The Kia Sorento is all-new for 2021. It is the slightly smaller complement to the Telluride.
When Kia brought out the Telluride in 2020, the thought was that it would replace the Sorento. After all, both vehicles are midsize, three-row crossovers. Instead of discontinuing the Sorento, Kia updated this model for 2021 and now offers it alongside the Telluride. And it is a good thing too: demand for the Telluride is far outstripping supply and that’s putting upward pressure on prices. On the other hand, the Sorento is more attainable and a strong alternative to the newcomer.
Kia offers the 2021 Sorento in LX ($29,390), S ($31,890), EX 2.5T ($34,990), SX 2.5T ($37,990), SX Prestige ($40,590), and SX Prestige X-Line 2.5T ($42,590) trims. Add $1,175 for the destination charge. All but the top-trim model comes with standard front-wheel drive and available all-wheel drive, the latter a $1,800 upgrade. The X-Line comes with standard all-wheel drive and is the best choice for off-roading.
The Sorento presents a modern and sophisticated look with its bold grille, sporty lower lip, and beveled hood setting the tone. Its sweeping profile with elegant lines and beautiful sculpting lend much character. We do not understand the reasons for the fins jutting up from the beltline behind the rear seats, but there you have it. The rear with its rectangular lighting hints of all things Telluride. The overall look is a sharp improvement over the previous generation.
Kia delivers a variety of equipment choices ranging from alloy wheels to a power liftgate and a panoramic sunroof. The available power-folding and fold-up heated side mirrors are usually found on luxury models only.
Our X-Line trim is much more suitable for off-road adventuring thanks to its higher ground clearance, 20-inch wheels, and the center locking differential. Matte black trim pieces and special badging may be eye-candy to some, but they match well with this model’s mission.
The Sorento seats seven, although our test model had room for six. The middle row on some trims can be swapped out for comfortable captain’s chairs. They are almost as enjoyable as the front bucket seats, making them the ones your family members will battle over. The extra 1.5 inches between the wheels this year makes the cabin seem roomier…and it is.
We also noticed an improvement in the materials used, including soft-touch surfaces, available leather, and real wood inlays with the top trim. The cabin is quiet, the controls are sensibly placed, and the overall cargo space rivals its competitors.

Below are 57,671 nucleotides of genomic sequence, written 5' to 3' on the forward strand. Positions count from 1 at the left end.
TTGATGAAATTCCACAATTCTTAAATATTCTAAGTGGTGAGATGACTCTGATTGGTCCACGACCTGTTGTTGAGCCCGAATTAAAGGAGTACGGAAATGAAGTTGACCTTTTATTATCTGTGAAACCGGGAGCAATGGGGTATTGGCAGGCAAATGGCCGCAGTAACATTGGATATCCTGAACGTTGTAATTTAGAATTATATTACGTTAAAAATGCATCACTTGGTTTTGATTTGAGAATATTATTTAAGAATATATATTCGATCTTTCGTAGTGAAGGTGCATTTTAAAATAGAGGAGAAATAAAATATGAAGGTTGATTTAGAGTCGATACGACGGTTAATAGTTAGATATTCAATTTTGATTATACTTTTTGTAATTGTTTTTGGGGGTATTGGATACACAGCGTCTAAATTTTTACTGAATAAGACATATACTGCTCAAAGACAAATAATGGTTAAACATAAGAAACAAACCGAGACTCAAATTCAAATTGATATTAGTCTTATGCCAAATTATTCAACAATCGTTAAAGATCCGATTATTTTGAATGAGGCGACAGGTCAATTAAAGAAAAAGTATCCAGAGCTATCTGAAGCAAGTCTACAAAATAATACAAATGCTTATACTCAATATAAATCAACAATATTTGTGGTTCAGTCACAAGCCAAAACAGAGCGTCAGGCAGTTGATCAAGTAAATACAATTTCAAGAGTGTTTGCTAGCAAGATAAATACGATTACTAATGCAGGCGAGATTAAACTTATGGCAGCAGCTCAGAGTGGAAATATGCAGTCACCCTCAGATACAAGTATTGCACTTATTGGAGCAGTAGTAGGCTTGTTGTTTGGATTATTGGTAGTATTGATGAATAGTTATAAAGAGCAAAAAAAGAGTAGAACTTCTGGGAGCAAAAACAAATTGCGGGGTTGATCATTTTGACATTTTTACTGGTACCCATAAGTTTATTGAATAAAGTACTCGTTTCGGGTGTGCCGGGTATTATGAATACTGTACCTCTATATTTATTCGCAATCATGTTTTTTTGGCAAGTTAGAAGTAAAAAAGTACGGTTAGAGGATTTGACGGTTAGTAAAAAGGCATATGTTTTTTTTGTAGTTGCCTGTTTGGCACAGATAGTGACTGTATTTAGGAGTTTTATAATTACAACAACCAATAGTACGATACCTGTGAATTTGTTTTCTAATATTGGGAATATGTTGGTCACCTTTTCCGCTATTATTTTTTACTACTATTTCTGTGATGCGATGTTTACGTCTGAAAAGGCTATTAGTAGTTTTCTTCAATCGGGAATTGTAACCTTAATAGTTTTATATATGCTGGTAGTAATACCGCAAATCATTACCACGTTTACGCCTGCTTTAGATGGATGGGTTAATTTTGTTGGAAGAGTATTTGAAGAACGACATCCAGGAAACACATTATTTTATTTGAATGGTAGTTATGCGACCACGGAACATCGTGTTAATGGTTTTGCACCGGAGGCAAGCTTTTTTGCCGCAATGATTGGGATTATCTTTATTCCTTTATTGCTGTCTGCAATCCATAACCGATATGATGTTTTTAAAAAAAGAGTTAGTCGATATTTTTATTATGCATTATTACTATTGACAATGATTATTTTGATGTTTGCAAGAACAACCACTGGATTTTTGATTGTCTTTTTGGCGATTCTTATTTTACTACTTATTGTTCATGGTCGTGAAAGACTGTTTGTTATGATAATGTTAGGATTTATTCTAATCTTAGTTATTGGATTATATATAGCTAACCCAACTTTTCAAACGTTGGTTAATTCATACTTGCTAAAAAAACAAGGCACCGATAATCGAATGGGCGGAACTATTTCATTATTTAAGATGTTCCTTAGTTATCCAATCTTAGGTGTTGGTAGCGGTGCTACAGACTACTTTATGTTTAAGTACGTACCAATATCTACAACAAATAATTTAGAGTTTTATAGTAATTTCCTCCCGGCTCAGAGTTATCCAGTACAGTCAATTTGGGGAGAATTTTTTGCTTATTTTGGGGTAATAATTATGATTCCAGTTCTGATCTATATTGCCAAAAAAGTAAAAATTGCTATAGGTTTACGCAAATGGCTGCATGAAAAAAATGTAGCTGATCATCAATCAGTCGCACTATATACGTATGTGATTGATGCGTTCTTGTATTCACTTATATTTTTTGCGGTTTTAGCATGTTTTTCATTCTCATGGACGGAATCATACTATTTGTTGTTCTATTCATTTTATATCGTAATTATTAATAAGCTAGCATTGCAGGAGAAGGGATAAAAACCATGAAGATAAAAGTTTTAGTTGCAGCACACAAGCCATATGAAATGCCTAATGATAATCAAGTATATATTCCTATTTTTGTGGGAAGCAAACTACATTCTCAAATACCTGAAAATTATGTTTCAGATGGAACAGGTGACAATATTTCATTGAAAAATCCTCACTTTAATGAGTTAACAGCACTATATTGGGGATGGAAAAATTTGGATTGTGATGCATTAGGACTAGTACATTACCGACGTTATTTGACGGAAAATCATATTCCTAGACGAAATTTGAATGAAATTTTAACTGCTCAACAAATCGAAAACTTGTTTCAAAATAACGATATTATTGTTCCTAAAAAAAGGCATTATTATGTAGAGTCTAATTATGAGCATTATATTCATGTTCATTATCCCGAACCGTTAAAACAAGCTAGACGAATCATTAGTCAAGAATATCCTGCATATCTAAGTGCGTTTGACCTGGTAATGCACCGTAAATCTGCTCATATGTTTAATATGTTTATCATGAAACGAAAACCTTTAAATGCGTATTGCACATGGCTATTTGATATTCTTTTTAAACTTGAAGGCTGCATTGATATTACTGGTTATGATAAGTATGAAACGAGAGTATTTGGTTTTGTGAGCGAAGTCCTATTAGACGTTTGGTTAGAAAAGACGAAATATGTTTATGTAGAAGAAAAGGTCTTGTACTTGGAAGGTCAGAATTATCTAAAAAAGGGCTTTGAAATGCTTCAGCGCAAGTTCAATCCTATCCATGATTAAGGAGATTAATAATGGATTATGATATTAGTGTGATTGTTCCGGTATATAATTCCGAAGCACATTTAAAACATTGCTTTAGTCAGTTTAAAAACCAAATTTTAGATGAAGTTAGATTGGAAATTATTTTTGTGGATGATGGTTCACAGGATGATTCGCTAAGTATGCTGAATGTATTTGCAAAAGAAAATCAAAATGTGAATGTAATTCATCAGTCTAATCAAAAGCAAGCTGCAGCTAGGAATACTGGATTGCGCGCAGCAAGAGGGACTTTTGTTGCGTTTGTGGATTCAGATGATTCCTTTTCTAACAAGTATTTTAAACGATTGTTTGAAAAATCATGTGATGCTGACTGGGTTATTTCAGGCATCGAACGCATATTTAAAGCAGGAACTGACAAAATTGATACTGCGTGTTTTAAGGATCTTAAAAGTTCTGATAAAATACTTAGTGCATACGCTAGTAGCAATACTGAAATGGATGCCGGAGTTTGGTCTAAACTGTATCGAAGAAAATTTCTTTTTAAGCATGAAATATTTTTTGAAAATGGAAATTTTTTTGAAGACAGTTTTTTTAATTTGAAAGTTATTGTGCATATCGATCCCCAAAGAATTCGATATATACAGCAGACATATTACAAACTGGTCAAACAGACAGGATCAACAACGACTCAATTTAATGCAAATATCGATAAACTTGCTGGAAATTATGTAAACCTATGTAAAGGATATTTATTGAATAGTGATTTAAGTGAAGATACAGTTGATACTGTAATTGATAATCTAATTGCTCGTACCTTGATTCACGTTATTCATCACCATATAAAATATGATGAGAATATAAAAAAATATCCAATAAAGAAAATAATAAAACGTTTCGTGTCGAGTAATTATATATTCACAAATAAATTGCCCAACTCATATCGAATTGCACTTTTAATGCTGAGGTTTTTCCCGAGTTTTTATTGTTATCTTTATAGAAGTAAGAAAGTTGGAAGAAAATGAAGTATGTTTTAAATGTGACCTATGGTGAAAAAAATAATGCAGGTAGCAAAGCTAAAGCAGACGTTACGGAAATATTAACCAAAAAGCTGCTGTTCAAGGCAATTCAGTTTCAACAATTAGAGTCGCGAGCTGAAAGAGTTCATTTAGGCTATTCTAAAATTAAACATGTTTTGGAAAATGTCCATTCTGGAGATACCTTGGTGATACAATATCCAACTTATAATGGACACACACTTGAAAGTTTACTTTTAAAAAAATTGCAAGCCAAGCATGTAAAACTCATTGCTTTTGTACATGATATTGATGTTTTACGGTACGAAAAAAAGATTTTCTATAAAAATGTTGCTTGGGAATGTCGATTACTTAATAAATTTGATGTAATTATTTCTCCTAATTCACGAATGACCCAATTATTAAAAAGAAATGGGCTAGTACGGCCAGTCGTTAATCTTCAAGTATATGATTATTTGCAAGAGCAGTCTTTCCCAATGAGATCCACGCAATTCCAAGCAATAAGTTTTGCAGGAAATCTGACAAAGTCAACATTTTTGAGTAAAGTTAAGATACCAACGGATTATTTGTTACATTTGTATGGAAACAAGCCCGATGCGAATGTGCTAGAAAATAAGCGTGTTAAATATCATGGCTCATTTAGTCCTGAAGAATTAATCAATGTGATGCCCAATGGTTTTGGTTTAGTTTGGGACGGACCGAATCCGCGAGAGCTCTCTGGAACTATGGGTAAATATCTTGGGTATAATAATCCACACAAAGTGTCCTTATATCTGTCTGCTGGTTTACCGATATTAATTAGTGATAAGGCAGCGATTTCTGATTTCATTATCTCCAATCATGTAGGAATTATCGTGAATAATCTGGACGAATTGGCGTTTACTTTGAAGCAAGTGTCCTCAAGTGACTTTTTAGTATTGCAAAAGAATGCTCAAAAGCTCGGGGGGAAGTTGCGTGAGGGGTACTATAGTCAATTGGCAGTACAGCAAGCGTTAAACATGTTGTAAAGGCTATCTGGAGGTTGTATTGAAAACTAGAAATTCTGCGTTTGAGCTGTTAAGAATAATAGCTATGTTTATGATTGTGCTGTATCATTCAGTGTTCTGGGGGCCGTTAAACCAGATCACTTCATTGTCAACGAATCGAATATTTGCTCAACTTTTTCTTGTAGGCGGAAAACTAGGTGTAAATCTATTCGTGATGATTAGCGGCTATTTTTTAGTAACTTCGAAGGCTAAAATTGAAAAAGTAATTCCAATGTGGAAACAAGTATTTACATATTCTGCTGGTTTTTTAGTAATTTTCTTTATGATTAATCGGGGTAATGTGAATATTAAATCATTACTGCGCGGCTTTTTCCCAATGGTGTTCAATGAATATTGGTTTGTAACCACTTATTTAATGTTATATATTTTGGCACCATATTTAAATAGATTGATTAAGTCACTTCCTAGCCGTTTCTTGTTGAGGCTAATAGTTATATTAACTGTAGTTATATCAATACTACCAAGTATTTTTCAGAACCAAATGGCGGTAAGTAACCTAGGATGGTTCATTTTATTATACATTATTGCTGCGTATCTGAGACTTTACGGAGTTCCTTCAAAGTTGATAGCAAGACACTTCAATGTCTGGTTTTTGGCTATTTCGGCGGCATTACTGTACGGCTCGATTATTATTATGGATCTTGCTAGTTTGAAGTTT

Safety & Technology
Kia generously equips the Sorento with driver-assist technologies, including automatic emergency braking. Also, active lane control and adaptive cruise control are included. Blind-spot monitoring, a surround-view camera system, and parking sensors are available.
The list of standard tech includes an 8-inch touchscreen display and a six-speaker audio system. Bluetooth, USB ports, wireless smartphone compatibility, and HD Radio are standard. The upgrades include a 10.25-inch touchscreen display, satellite radio, a Wi-Fi hotspot, and wireless charging. Navigation and a rear entertainment system are available.
Powering every 2021 Sorento is a 2.5-liter four-cylinder engine. It is what Kia does with the engine that sets it apart. For instance, some trims have a naturally aspirated version of the engine. This one delivers 191 horsepower and 181 pound-feet of torque. Certainly, respectable numbers, but not strong when a full contingent of passengers and cargo are on board.
The better choice is this same engine with a large turbocharger added. Here, 281 horsepower and 311 pound-feet of torque await, rivaling some of the strongest V6 engines on the market. In both cases, an 8-speed automatic transmission shuttles power to the wheels (it is a faster shifting dual-clutch arrangement with the turbo).
We would be remiss if we left out the third choice. In this case, a Sorento Hybrid is marketed separately. This one comes with a 1.6-liter turbocharged four-cylinder engine, an electric motor, and a 6-speed automatic transmission.
Available as a conventional or plug-in hybrid, this model makes 37 mpg or 11 mpg better than the most efficient gas version. Choose the plug-in version and a federal tax credit awaits – see your Kia dealer for all the details.
Our test X-Line trim came with the turbo engine and all-wheel drive. Where last year’s model had a V6 engine, we did not miss it with this one. Indeed, the turbo spools quickly and delivers robust power at a moment’s notice. It is not loud nor is it particularly whiny, but it is strong and that counts for a lot.
We like the kick this engine gives when picking up speed on the highway. Also, we found the direct steering and weighted handling among its better attributes. A comfortable ride and firm braking are other hallmarks of this SUV. When properly equipped the 2021 Sorento can pull up to 3,500 pounds.
So, you cannot find the Kia Telluride. And that is a shame. But the Sorento is hardly a distant second choice, thanks to its new exterior, roomy cabin, and better powertrain choices. We would skip the base engine and go right for the turbo. A quick scan of the options list and the EX 2.5T trim is a decent place to start. Add in a package or two and all-wheel drive and your final cost comes in near $40,000, a pricing threshold we like for a well-equipped, three-row crossover.
See Also — Good-Bye, Kia Optima; Hello K5!
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